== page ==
Lesson: Compare and contrast persuasive and informative writing

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Lesson Objective

Students will be able to use a Venn diagram to compare and contrast two types of writing.

Lesson Plan


Connection (3-5 mins): Readers yesterday we focused on identifying texts that are meant to entertain.  Today, we will focus on two author’s purposes that are more difficult to distinguish between because they are both non-fiction.  In each type, the author presents facts but in one case the facts are given to inform and the other to persuade.  Remember as readers we have to be thinkers and adjust our thinking based on the author’s purpose for writing. 


Teach (10-12 mins): Students should be seated on the carpet with a partner.  They will be expected to turn and talk to this partner throughout the lesson.  Readers sometimes I get confused when I start to think about the differences between texts that are written to inform and those that are written to persuade.  A text written to inform is teaching me about a subject so it must be non-fiction and contain lots of facts.  A text written to persuade often uses facts as well as opinions in order to get me to believe something or feel a certain way about a topic.  Although there is a difference it can still sometimes be confusing. Today we will take the time to look at a few examples and use a Venn diagram to compare the two types of writing.


Teacher places the first page of the author’s purpose Venn diagram form on the overhead (attached).  Teacher reads aloud the first example.  I’m thinking this article is trying to get me to buy the Slim-O-Matic.  If the author wants me to buy something or believe something, the purpose is to persuade.  I will write that under the purpose. 


Now you try with the second example.  Teacher reads aloud second example.  Turn and tell your partner the purpose of this paragraph.   Students turn and talk.  Teacher calls on a student to share.  You are correct. The purpose of this paragraph is to inform the reader about the Underground Railroad.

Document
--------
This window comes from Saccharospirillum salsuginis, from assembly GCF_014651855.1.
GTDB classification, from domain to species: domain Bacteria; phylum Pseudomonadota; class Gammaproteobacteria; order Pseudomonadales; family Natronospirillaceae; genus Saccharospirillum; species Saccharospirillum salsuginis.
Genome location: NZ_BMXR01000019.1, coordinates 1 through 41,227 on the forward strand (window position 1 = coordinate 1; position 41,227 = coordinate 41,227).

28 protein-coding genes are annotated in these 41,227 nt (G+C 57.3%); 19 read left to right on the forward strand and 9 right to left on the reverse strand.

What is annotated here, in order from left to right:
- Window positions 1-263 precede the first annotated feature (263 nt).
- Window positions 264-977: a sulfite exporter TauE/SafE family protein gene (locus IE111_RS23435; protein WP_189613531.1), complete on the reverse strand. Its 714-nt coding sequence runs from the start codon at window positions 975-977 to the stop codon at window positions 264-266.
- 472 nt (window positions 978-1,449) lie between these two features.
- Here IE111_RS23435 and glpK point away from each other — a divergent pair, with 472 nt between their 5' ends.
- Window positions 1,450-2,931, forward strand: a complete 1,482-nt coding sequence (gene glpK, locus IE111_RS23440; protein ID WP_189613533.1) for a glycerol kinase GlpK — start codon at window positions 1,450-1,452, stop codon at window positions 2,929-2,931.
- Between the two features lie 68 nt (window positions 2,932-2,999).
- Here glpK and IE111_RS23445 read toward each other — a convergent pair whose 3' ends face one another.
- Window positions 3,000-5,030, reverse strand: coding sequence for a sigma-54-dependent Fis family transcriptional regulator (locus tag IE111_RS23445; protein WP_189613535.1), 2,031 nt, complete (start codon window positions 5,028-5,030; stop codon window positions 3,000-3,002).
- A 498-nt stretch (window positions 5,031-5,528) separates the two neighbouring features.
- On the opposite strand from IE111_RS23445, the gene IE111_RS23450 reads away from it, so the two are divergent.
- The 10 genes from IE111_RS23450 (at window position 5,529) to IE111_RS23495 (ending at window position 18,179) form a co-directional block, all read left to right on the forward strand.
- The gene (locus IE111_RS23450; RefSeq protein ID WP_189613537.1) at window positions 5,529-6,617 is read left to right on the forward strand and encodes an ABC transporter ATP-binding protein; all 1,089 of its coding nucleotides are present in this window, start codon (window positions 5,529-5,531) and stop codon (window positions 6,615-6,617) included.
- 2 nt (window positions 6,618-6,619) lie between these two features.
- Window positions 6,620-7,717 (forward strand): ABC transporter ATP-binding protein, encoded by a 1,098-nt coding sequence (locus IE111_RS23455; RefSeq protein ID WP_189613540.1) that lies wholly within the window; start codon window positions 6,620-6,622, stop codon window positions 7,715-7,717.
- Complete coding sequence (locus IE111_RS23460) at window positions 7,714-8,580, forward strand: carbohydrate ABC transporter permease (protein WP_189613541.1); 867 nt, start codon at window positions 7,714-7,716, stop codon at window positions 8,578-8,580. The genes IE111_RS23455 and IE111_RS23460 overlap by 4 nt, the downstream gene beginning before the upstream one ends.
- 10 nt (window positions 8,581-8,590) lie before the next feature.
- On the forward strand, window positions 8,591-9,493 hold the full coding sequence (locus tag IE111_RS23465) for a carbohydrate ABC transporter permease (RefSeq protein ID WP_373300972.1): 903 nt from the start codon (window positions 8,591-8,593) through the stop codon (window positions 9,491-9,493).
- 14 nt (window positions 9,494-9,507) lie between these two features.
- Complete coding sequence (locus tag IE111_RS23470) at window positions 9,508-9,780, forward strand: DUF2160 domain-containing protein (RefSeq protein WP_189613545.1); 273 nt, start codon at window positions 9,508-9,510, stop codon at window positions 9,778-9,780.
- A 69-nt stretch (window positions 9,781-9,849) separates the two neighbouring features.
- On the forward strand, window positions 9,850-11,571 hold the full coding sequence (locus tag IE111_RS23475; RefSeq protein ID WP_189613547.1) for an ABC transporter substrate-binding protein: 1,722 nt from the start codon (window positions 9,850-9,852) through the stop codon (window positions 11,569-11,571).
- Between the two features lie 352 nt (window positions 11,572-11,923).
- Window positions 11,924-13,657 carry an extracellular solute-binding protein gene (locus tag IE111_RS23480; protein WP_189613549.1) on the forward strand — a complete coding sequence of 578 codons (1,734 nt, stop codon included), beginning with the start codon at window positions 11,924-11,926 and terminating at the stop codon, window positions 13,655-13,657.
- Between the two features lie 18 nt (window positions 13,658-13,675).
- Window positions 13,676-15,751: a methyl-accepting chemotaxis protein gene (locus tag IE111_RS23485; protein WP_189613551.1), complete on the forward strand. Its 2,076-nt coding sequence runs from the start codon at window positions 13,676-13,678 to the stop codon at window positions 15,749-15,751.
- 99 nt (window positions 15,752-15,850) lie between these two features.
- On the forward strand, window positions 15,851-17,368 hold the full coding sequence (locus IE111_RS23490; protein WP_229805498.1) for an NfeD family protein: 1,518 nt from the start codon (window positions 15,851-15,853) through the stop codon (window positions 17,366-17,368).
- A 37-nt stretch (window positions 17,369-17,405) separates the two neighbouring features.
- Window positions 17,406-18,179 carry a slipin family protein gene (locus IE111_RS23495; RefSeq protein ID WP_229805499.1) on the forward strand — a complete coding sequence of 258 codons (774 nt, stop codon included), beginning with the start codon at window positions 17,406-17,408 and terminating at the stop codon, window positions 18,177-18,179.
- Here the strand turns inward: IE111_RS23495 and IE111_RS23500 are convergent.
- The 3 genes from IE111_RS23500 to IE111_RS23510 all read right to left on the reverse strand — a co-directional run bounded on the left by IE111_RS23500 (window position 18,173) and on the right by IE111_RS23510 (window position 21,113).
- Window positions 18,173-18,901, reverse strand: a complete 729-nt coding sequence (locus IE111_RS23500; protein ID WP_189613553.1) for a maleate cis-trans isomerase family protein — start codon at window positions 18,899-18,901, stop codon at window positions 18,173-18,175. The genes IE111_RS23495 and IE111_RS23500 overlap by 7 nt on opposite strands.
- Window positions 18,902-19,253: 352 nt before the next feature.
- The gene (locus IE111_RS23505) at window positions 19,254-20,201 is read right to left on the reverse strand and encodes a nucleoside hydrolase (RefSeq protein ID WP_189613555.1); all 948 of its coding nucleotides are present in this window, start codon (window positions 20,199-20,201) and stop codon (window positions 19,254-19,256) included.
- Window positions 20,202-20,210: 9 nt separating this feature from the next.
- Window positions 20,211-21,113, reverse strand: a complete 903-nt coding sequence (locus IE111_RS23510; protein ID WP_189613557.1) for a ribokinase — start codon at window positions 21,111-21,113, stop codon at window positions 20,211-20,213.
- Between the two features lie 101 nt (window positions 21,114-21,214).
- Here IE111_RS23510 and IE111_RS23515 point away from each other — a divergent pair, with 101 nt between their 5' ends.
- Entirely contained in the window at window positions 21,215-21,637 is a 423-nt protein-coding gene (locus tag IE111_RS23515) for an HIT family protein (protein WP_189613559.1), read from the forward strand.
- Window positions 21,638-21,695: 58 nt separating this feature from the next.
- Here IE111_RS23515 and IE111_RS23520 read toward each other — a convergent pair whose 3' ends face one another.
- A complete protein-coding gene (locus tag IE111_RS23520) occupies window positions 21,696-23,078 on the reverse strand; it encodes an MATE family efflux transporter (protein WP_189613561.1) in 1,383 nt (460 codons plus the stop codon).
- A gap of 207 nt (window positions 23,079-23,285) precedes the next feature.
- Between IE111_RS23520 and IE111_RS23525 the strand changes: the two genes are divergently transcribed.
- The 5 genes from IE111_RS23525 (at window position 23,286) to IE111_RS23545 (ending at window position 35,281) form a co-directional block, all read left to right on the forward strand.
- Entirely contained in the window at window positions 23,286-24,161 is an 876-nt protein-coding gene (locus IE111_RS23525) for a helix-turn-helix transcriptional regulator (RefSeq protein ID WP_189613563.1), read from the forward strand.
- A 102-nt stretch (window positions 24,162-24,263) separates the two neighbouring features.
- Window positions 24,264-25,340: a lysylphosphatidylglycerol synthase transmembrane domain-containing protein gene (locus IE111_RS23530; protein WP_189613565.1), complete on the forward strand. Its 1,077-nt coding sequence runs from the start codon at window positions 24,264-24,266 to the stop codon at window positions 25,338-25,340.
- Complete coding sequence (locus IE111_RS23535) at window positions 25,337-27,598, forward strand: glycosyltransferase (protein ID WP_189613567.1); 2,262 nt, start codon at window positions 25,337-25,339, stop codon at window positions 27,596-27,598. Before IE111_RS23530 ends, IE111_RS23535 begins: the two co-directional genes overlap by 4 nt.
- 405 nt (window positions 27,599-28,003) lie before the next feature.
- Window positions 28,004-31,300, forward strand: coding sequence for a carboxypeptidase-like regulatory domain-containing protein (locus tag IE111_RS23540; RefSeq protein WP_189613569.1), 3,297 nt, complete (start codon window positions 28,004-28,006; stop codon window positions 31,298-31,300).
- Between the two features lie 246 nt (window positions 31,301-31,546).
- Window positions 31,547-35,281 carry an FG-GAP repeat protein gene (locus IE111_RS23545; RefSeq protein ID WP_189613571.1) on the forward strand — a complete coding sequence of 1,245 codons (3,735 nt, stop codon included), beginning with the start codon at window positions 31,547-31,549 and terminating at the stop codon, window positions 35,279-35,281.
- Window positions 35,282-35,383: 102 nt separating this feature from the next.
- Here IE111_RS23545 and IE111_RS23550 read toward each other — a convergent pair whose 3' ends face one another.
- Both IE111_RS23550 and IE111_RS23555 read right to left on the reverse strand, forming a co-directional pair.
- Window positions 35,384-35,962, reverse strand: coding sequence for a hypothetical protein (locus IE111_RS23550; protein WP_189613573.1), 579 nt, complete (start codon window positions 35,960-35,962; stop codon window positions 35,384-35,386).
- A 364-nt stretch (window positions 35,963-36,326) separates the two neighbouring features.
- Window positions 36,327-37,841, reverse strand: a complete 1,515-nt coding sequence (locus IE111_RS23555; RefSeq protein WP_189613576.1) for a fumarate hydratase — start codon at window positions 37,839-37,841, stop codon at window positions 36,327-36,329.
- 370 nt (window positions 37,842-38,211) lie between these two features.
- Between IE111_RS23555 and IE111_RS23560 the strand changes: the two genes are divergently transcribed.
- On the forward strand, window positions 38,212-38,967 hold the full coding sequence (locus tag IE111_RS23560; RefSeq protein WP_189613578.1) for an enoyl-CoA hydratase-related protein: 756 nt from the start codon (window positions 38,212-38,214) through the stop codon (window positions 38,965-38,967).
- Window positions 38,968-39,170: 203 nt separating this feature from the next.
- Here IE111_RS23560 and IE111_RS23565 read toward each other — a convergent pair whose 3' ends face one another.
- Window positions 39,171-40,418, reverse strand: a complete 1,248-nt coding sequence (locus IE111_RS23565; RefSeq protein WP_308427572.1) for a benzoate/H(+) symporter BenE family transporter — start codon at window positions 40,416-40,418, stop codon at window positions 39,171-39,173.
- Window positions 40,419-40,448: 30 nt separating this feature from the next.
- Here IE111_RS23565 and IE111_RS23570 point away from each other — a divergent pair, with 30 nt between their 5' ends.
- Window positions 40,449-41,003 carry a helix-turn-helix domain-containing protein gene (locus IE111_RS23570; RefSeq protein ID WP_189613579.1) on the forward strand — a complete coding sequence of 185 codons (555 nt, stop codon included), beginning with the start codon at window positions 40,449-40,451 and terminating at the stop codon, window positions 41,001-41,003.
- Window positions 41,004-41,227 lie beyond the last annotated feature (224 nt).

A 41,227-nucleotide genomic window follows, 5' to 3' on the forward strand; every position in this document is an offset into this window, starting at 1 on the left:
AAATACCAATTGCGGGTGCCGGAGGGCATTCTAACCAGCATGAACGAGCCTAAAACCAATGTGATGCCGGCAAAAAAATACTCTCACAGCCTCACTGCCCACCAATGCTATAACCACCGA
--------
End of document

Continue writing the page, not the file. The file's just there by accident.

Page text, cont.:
Now that we have both examples clearly labeled, we must think about the differences between the two examples.  The more similarities and differences we can find, the easier it will be in the future to determine the difference between the two types of writing.  One thing that I can write under inform text is that is included many facts.  Something that is similar between the two that I must write in the shared space in the middle of our Venn diagram is that they both do not have characters. 


I want you to try with your partner.  Turn and tell your partner what characteristics we can add to our Venn diagram.  Students turn and talk while teacher listens in on conversations.  After talking, students share out their responses and teacher writes on the class Venn diagram.  Teacher may guide students to notice more characteristics if the conversation is limited.


You all did such a great job today.  We noticed many differences and similarities between the two types of writing.  From now on if you are asked to determine the purpose of a paragraph, you can think back to these ideas you noticed.  At your seat today you will practice with two different examples.  I know you are all ready to do a great job.  Try to push yourself to think of more characteristics to add to our Venn diagram as well.  We will share what you noticed at the end of workshop time.


Active Engagement (15-20 mins): Students should return to their seats to complete work independently.  Teacher should circulate during this time or conference with groups of students. Students should complete the second set of examples using the Venn diagram.  Most students will include similar comparisons between the two examples but the extra practice is needed.


Exit Slip/Share (3-5 mins):  Students share out what they noticed with the class.  Teacher adds any new responses to the chart used during modeling the lesson.  Teacher collects exit slips to provide feedback for following lessons.


Reflection: My students did really well with this activity.  However, the examples were really clear and did not require much reading on the students’ part.  Next year I plan on using longer and more difficult examples so that students have a realistic expectation of what author’s purpose questions will look like on the end-of-year assessment. 

Lesson Resources

Author's Purpose Nonfiction Venn Diagram.doc  


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